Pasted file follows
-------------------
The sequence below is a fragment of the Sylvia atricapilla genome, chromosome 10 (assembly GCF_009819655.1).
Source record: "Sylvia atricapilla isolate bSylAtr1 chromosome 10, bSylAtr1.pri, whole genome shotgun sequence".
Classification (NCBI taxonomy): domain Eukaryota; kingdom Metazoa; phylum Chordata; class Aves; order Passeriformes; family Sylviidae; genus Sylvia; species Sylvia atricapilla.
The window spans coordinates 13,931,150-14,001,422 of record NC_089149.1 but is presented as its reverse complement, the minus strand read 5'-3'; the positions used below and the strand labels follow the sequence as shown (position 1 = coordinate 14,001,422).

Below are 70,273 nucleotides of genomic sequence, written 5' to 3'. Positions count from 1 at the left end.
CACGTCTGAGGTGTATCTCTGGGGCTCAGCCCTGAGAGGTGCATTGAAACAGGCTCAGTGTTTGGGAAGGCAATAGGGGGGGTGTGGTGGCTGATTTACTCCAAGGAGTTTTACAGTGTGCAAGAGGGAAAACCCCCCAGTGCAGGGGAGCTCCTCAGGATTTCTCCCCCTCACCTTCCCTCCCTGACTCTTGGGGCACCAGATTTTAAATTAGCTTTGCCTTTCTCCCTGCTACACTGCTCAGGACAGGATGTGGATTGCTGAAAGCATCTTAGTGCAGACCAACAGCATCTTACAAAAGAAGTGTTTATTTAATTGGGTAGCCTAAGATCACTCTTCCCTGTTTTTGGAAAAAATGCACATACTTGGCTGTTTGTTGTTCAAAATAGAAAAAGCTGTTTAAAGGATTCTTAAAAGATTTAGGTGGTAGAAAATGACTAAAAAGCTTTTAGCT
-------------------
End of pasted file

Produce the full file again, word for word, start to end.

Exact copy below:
The sequence below is a fragment of the Sylvia atricapilla genome, chromosome 10 (assembly GCF_009819655.1).
Source record: "Sylvia atricapilla isolate bSylAtr1 chromosome 10, bSylAtr1.pri, whole genome shotgun sequence".
Classification (NCBI taxonomy): domain Eukaryota; kingdom Metazoa; phylum Chordata; class Aves; order Passeriformes; family Sylviidae; genus Sylvia; species Sylvia atricapilla.
The window spans coordinates 13,931,150-14,001,422 of record NC_089149.1 but is presented as its reverse complement, the minus strand read 5'-3'; the positions used below and the strand labels follow the sequence as shown (position 1 = coordinate 14,001,422).

Below are 70,273 nucleotides of genomic sequence, written 5' to 3'. Positions count from 1 at the left end.
CACGTCTGAGGTGTATCTCTGGGGCTCAGCCCTGAGAGGTGCATTGAAACAGGCTCAGTGTTTGGGAAGGCAATAGGGGGGGTGTGGTGGCTGATTTACTCCAAGGAGTTTTACAGTGTGCAAGAGGGAAAACCCCCCAGTGCAGGGGAGCTCCTCAGGATTTCTCCCCCTCACCTTCCCTCCCTGACTCTTGGGGCACCAGATTTTAAATTAGCTTTGCCTTTCTCCCTGCTACACTGCTCAGGACAGGATGTGGATTGCTGAAAGCATCTTAGTGCAGACCAACAGCATCTTACAAAAGAAGTGTTTATTTAATTGGGTAGCCTAAGATCACTCTTCCCTGTTTTTGGAAAAAATGCACATACTTGGCTGTTTGTTGTTCAAAATAGAAAAAGCTGTTTAAAGGATTCTTAAAAGATTTAGGTGGTAGAAAATGACTAAAAAGCTTTTAGCT